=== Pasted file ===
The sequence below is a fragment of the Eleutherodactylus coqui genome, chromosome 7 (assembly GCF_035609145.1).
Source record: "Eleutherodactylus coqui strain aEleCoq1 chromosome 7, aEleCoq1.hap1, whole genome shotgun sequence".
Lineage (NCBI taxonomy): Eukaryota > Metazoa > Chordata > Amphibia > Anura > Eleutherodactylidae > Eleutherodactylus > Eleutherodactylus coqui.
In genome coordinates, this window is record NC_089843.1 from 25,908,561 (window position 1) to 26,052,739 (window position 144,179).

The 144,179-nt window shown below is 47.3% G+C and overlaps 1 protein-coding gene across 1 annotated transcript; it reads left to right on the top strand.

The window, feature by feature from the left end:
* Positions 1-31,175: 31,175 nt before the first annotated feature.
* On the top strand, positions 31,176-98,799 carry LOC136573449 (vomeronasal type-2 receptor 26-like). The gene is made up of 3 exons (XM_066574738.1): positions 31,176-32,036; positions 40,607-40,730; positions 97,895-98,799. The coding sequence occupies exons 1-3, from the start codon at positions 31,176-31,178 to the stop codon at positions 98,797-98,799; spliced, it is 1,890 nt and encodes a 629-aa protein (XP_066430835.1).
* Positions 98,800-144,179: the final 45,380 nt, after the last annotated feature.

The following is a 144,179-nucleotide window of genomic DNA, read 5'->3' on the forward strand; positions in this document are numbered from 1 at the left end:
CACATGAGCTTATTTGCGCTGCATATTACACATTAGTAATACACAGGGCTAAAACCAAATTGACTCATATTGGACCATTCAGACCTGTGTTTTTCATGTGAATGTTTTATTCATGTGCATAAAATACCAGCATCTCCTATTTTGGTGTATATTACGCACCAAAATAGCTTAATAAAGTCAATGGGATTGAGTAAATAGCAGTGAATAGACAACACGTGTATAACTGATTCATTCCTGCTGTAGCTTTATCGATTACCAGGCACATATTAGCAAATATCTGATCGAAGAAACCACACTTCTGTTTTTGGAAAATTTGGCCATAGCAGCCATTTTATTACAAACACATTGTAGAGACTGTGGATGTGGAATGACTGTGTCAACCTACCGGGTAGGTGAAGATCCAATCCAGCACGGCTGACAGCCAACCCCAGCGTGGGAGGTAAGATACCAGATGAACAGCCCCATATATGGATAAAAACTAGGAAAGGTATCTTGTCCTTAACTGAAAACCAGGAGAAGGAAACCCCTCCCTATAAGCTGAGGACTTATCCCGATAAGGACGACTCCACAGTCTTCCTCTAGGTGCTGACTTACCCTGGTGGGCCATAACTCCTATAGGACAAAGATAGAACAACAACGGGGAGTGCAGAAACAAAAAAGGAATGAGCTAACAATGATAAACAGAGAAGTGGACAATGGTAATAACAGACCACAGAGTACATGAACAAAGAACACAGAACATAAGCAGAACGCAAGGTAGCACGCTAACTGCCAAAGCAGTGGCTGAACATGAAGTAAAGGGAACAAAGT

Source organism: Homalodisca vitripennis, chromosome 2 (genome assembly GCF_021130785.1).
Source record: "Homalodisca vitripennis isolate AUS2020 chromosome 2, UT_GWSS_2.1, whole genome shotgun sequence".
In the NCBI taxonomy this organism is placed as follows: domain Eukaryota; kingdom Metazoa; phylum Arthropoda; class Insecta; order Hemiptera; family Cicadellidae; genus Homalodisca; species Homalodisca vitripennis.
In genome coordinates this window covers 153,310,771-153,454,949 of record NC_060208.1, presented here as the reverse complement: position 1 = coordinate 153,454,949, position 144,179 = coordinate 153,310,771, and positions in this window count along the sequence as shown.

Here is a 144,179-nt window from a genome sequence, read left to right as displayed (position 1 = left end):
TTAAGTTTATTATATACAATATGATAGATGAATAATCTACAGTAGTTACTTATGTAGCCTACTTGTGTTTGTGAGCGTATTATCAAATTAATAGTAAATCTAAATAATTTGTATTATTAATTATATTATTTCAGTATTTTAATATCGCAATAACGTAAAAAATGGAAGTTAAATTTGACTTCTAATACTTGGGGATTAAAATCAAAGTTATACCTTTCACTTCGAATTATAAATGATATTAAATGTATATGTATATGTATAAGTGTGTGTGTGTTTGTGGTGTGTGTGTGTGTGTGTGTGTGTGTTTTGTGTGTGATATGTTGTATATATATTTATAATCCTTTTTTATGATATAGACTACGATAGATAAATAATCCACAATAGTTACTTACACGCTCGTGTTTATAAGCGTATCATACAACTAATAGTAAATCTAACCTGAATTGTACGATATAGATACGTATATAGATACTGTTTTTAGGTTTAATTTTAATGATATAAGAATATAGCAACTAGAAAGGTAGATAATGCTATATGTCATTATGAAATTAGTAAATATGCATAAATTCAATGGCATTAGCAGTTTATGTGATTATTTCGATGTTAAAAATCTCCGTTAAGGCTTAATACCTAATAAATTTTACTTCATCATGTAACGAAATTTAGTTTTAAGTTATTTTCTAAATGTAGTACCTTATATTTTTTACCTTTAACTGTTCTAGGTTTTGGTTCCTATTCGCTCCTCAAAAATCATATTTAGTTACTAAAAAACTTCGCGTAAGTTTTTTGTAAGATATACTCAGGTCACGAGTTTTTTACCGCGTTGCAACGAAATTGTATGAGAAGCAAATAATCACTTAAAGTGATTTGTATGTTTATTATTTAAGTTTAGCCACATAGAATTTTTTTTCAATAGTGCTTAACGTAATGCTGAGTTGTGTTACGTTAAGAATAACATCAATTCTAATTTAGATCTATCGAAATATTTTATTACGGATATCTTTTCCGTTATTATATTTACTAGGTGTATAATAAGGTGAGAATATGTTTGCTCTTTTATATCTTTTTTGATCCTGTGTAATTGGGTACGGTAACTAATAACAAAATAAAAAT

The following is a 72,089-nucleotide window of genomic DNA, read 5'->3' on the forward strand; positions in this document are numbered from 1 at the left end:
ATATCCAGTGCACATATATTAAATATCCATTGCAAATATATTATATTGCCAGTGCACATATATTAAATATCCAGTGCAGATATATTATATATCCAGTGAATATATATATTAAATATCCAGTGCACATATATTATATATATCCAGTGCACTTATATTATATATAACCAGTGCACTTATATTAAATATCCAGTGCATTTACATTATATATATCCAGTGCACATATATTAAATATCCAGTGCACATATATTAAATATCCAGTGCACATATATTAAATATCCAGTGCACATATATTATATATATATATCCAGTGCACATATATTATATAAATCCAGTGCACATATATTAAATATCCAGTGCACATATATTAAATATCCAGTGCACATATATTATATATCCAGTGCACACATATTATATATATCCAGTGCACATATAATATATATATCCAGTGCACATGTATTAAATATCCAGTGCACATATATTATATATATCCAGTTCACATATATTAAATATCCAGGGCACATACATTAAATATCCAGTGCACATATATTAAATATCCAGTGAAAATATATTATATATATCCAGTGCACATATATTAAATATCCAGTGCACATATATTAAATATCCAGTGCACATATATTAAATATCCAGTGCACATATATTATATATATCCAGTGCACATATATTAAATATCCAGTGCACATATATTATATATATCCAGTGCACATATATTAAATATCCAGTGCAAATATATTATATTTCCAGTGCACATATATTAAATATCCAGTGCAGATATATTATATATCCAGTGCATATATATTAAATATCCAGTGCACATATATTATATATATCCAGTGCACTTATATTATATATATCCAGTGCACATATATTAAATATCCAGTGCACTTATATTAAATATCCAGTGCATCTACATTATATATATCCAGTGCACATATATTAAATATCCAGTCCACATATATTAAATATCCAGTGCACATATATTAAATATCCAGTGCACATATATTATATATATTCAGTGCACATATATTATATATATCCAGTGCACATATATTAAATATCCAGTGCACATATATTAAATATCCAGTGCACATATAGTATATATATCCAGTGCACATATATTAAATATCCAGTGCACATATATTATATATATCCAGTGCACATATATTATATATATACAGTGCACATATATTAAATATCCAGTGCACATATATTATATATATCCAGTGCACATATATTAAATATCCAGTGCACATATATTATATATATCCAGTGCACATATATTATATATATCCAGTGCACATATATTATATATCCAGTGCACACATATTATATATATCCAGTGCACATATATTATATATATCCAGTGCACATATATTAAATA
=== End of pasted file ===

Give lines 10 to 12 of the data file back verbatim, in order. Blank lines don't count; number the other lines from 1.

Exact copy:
The following is a 144,179-nucleotide window of genomic DNA, read 5'->3' on the forward strand; positions in this document are numbered from 1 at the left end:
CACATGAGCTTATTTGCGCTGCATATTACACATTAGTAATACACAGGGCTAAAACCAAATTGACTCATATTGGACCATTCAGACCTGTGTTTTTCATGTGAATGTTTTATTCATGTGCATAAAATACCAGCATCTCCTATTTTGGTGTATATTACGCACCAAAATAGCTTAATAAAGTCAATGGGATTGAGTAAATAGCAGTGAATAGACAACACGTGTATAACTGATTCATTCCTGCTGTAGCTTTATCGATTACCAGGCACATATTAGCAAATATCTGATCGAAGAAACCACACTTCTGTTTTTGGAAAATTTGGCCATAGCAGCCATTTTATTACAAACACATTGTAGAGACTGTGGATGTGGAATGACTGTGTCAACCTACCGGGTAGGTGAAGATCCAATCCAGCACGGCTGACAGCCAACCCCAGCGTGGGAGGTAAGATACCAGATGAACAGCCCCATATATGGATAAAAACTAGGAAAGGTATCTTGTCCTTAACTGAAAACCAGGAGAAGGAAACCCCTCCCTATAAGCTGAGGACTTATCCCGATAAGGACGACTCCACAGTCTTCCTCTAGGTGCTGACTTACCCTGGTGGGCCATAACTCCTATAGGACAAAGATAGAACAACAACGGGGAGTGCAGAAACAAAAAAGGAATGAGCTAACAATGATAAACAGAGAAGTGGACAATGGTAATAACAGACCACAGAGTACATGAACAAAGAACACAGAACATAAGCAGAACGCAAGGTAGCACGCTAACTGCCAAAGCAGTGGCTGAACATGAAGTAAAGGGAACAAAGT

Source organism: Homalodisca vitripennis, chromosome 2 (genome assembly GCF_021130785.1).